• CT scan abdomen with contrast:
    • Imaging of choice for stable patients 
    • Provides information regarding retroperitoneal structures, diaphragm, and solid abdominal organs

Other diagnostic studies

  • Hematocrit: 
    • < 30% suggestive of intra-abdominal injury 
    • Normal hematocrit does not rule out severe injury.
  • Urinalysis: Blood is suggestive of serious renal injury.
  • Liver function tests
  • DPL:
    • Invasive procedure used to evaluate the presence of blood in the abdominal cavity: A catheter is put into the peritoneal cavity and fluid is aspirated and evaluated.
    • Not often used: alternative when CT scan and FAST are not available

Features of abdominal injuries by organ

Table: Features of abdominal injuries by organ
Injured organFeatures
  • “Seat belt” sign
  • Late presentation possible
  • Associated with Chance fracture (hyperflexion injury affecting L1 spine → occurs when wearing waist belt only)
  • Hypotension, tachycardia
  • Associated with lower-left rib fractures
  • Left chest wall pain
  • Hypotension, tachycardia
  • Associated with right rib fractures
  • Right upper quadrant pain
  • Gross hematuria
  • Structural instability
  • Peri-pelvic ecchymoses
  • Hematuria
  • Flank pain
Blunt abdominal trauma

Seat belt sign:
Cutaneous injury or bruising in the pattern of a seat belt suggests significant forces at play in an MVC and may imply serious underlying injury.

Image: “Figure 2” by Abbas et al. License: CC BY 2.0.

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Careful investigation will yield evidence of injured organs, directing further management.

Table: Management of abdominal injuries by organ
Injured organManagement
  • Stable patients:
    • Non-operative management
    • 9-hour observation period
    • Serial abdominal exams
  • High-risk patients with negative CT:
    • 9-hour observation period
    • Serial abdominal exams
  • High-risk patients with positive CT:
    • Hospital admission
    • May require laparotomy
  • Stable patients:
    • Nonoperative management (conservative approach)
    • Observe patient.
    • Avoid strenuous activity for 6–8 weeks.
  • Patients with severe multiple injuries: immediate removal of the spleen (splenectomy)
  • Vaccination: All patients with extensive spleen injury need vaccination against encapsulated micro-organisms.
    • Haemophilus influenzae
    • Streptococcus pneumoniae
    • Neisseria meningitidis
  • Stable patients: conservative management
  • Unstable patients or with evidence of worsening liver damage:
    • Transcatheter embolization
    • Packing and limited surgery
  • Determine the presence of hemoperitoneum by doing FAST, CT, +/- DPL.
  • External fixation minimizes bleeding.
  • Angiography with embolization to control arterial bleeding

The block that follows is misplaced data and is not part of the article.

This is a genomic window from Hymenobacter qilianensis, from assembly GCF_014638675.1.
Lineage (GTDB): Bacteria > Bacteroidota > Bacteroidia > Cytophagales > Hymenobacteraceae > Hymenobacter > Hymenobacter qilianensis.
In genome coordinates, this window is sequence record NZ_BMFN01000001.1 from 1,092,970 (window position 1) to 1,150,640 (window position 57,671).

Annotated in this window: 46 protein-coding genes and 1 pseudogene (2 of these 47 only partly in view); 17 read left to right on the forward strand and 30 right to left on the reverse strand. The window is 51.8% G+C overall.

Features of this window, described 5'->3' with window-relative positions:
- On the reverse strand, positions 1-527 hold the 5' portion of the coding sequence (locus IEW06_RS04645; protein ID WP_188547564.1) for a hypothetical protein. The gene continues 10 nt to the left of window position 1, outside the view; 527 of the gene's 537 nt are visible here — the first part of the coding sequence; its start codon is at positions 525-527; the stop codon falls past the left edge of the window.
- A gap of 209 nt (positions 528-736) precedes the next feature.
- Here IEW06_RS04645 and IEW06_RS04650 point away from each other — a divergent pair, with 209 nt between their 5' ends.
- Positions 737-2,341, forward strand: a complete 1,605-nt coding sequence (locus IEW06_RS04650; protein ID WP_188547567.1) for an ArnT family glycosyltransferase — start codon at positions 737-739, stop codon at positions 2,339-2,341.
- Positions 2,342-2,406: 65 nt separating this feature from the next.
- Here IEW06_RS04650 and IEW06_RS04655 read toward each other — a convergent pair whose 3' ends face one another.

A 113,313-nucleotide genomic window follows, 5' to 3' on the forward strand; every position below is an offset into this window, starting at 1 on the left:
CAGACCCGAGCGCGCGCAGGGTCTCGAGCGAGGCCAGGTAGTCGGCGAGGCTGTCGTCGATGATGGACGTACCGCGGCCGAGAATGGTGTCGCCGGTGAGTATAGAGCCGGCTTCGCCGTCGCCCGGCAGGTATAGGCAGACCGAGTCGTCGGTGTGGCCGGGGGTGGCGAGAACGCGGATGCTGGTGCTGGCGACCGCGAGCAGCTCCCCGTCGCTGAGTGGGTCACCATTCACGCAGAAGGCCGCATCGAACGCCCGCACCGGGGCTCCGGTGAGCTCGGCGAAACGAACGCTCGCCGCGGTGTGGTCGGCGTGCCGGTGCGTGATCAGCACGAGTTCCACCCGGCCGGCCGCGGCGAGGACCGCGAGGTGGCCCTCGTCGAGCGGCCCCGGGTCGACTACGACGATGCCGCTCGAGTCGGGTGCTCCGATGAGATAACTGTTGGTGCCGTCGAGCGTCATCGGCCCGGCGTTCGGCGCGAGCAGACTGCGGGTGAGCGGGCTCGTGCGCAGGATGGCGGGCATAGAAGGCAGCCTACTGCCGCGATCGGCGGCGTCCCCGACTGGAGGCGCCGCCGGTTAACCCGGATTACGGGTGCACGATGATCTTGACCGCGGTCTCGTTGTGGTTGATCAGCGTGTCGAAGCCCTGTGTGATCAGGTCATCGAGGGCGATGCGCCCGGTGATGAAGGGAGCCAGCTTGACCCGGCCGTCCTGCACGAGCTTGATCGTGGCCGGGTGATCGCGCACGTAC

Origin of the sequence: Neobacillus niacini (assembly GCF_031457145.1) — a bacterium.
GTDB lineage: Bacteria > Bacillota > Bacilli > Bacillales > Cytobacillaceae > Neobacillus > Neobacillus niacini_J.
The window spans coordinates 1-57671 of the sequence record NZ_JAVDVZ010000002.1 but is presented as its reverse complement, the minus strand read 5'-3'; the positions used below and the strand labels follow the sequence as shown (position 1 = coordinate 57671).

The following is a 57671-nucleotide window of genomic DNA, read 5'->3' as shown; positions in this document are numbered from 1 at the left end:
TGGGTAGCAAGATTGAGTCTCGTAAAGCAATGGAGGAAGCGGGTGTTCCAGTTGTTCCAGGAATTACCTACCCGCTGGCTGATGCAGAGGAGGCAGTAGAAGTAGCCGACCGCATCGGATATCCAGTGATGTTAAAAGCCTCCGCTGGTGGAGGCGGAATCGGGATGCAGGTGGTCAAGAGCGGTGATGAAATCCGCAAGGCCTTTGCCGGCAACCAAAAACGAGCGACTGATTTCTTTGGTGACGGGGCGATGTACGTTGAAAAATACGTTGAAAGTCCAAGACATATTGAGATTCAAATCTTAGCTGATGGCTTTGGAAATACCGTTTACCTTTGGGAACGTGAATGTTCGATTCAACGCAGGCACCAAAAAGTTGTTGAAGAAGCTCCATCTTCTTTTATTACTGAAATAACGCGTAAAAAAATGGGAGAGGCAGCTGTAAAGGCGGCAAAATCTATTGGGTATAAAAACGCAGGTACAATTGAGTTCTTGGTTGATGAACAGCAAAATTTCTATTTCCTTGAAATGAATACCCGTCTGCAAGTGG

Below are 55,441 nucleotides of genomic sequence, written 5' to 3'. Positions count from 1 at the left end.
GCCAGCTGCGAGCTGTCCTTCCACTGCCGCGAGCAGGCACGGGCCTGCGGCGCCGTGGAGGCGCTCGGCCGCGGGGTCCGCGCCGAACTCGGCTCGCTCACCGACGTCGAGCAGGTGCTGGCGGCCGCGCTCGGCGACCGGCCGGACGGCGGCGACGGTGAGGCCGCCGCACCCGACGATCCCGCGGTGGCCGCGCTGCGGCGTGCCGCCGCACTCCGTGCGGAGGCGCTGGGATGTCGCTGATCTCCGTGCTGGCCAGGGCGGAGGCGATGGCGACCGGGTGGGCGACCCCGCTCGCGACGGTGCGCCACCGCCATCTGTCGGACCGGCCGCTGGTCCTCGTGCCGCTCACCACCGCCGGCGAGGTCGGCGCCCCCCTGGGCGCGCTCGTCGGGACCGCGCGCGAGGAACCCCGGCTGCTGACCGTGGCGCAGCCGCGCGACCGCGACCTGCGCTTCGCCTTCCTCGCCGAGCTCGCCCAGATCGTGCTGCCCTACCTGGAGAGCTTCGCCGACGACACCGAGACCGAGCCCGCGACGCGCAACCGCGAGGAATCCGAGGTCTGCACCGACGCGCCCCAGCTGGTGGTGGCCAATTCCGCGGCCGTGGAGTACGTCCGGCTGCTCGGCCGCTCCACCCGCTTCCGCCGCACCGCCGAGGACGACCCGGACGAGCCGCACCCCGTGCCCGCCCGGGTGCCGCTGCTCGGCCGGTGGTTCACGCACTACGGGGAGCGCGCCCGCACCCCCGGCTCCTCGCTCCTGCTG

• Uroperitoneum (urine in the peritoneal cavity) → requires surgical bladder repair
  • Stable patients: conservative management
  • In severe injury:
    • May need stents if there is an obstruction with a clot.
    • Nephrectomy is the last resort.

Clinical Relevance

  • Penetrating abdominal injury: typically involves the violation of the abdominal cavity by a gunshot wound or stab wound. Most commonly injured structures are small bowels, followed by the colon, liver, and vascular structures. Treatment is exploratory laparotomy.
  • Splenic injury: In blunt injuries, the liver and spleen are the most commonly injured organs. Usually, splenic injury is associated with lower-left rib fractures. Features of splenic injury include hypotension, tachycardia, abdominal pain, left chest wall pain, and left shoulder pain (referred pain due to phrenic nerve irritation from splenic hemorrhage).
  • Pelvic injury: Pelvic injuries and pelvic fractures are among the worst complications of blunt abdominal injuries. Clinical features include hypotension, pain with movement, gross hematuria, and peri-pelvic ecchymoses. A digital rectal examination is important to identify injury to the rectum and locate the prostate. Treatment is usually limited to supportive care, but surgical stabilization may sometimes be necessary.
  • ABC assessment: The ABC assessment is an approach to managing critically ill patients. Airway, breathing, and circulation is the essential 1st step to perform when encountering a patient. The steps are easily adaptive to many situations, including unresponsive patients, cardiac arrests, and critical medical or trauma patients. For trauma patients, ABC includes the primary survey, the initial evaluation, and management of injuries.


  1. Nishijima DK, Simel DL, Wisner DH, & Holmes JF. (2012). Does this adult patient have a blunt intra-abdominal injury? JAMA. Apr 11;307(14):1517-27. doi: 10.1001/jama.2012.422. PMID: 22496266; PMCID: PMC4966670.
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  5. Nishijima DK, Simel DL, Wisner DH, & Holmes JF. (2012). Does this adult patient have a blunt intra-abdominal injury? JAMA. Apr 11;307(14):1517-27. doi: 10.1001/jama.2012.422. PMID: 22496266; PMCID: PMC4966670